Basically, I want RFID on clothes to tell me useful stuff. Suppose each item of clothing were uniquely tagged, and you had a bunch of scanners in your home linked up to one system which stored metadata about the clothes. Suddenly the following tasks become easier:
- Working out which wash cycle to use for a whole washing basket. Can’t see the dark sock hidden in the white wash? The RFID scanner could alert you to it. Likewise tumbledrying – no need to check each item separately, just attach the scanner over the tumbledryer door and wait for it to beep as you try to put something in which shouldn’t be tumbled.
- Separating clothes to put them away after they’re clean and dry. Admittedly this is more of a chore for our household than others (with twin boys and an older brother, where some items of clothing could belong to any of them) but it would be really, really useful for us.
- Remembering who you’ve borrowed which clothes from. Kids grow out of clothes very quickly; we have a number of friends who lend us clothes from their children, and likewise we lend plenty of clothes to them and others. You’ve then got to remember what you borrowed from who, which can become tricky when you’ve got a loft full of bags of clothing. Wouldn’t it be nice to just “label” all the clothes in a bag with the owner’s name when you first receive them, and then just pass a scanner near everything quickly later on?
The privacy issues of all of this would have to be worked out carefully (as the simplest solution would allow your movements to be traced just by which clothes you’re wearing) but if it does end up being possible, I’ll be hugely grateful for this.
(Next up, benchmarking of for vs foreach in various situations. In other words, back to our regular schedule :)
9 thoughts on “RFID: What I really want it for”
I’m not so worried about privacy here right now. Most RFID works within a range of one meter – since the RFID tags would likely have to be passive tags (unless you were willing to shield that battery really well) and that requires being in range to draw enough power from the signal to send the reply.
If you wanted to trace someone, you’d have to work within that radius and track down the tags that would apply – sometimes the shirt, sometimes gloves, sometimes pants, sometimes socks, depending on how high the receiver is located.
It will be a problem the moment these receivers are *everywhere*, and the owners of them are trading this information and combining it with cameras to triangulate the person and piece of clothing.
I think a better implementation would be of a transparent band-aid (stop-smoking-patch-like) that you’d affix to the clothes. The inside of the washing advice tag would be shielded and nearly invisible, for example. Socks would admittedly be hard.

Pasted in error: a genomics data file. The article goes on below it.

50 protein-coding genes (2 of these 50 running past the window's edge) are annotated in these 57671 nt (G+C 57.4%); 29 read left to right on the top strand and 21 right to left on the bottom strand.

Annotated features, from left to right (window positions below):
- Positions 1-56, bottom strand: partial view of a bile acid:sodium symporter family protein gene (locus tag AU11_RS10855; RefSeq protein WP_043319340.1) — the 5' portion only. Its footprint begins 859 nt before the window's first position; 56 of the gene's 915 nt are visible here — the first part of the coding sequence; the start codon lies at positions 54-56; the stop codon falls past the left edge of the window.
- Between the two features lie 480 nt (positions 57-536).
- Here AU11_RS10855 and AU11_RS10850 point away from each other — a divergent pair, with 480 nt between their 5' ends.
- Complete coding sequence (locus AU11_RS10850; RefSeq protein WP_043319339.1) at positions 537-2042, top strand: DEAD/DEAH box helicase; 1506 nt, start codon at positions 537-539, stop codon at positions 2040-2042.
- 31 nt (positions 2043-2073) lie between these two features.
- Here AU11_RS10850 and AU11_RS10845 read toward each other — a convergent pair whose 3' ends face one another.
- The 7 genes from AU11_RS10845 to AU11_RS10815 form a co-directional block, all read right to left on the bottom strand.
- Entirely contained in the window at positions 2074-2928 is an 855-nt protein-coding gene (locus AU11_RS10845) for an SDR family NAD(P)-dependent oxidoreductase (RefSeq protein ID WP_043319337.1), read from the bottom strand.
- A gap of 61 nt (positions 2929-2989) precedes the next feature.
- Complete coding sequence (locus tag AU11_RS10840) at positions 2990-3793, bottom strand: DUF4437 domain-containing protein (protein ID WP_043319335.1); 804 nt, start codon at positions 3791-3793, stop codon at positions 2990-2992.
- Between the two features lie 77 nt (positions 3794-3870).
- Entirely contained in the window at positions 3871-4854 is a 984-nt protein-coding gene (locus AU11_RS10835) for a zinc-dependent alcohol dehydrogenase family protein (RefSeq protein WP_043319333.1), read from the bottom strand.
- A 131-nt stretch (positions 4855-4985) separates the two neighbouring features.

You forgot the most obvious usage. Making sure that you don’t end up at work with one blue sock and one black sock. That would be invaluable.
Ha! I was discussing the need for this very feature with a colleague last week. Seriously, we had automated systems in mind for sorting, washing, drying, and even what needs ironing.
Bah, I’m holding out for the self-washing nano-socks…
Interesting applications. I think privacy is an interesting issue but it distracts from the actual scarier/exciting issue of the fact that we are beginning to put our intelligence/knowledge outside of our bodies and into systems (granted this is a trivial example). Will we remember why we can’t put a dark sock in a white wash in 10 years if the washing machine has been alerting us not to do it for so long?
It is not forbidden to place RFID receivers everywhere. Collection firms will harvest the data and trade it with each other. Now, you wear one of your RFID-clothes when you pay with a customer card in a shop. From now the data cloud in the databases has a name…..
One cannot want that, and the argument goes beyond the privacy thing.
@Paul: I would say that *is* the privacy argument, rather than going beyond it.
Ideally I’d want to be able to program the RFID tags to only respond (or whatever you want to call it) to receivers that I’d given the relevant certificate/key/password/whatever.
> Ideally I’d want to be able to program the RFID tags to only respond (or whatever you want to call it) to receivers that I’d given the relevant certificate/key/password/whatever.
And the cost of tags/readers will increase a few cents/dollars. Just kidding :-)
I would want RFIDs for finding things in my room. Simply tag everything and have a portable device that memorizes the exact location at which a particular tag was seen. Also handy for remembering where you parked a car or bicycle :)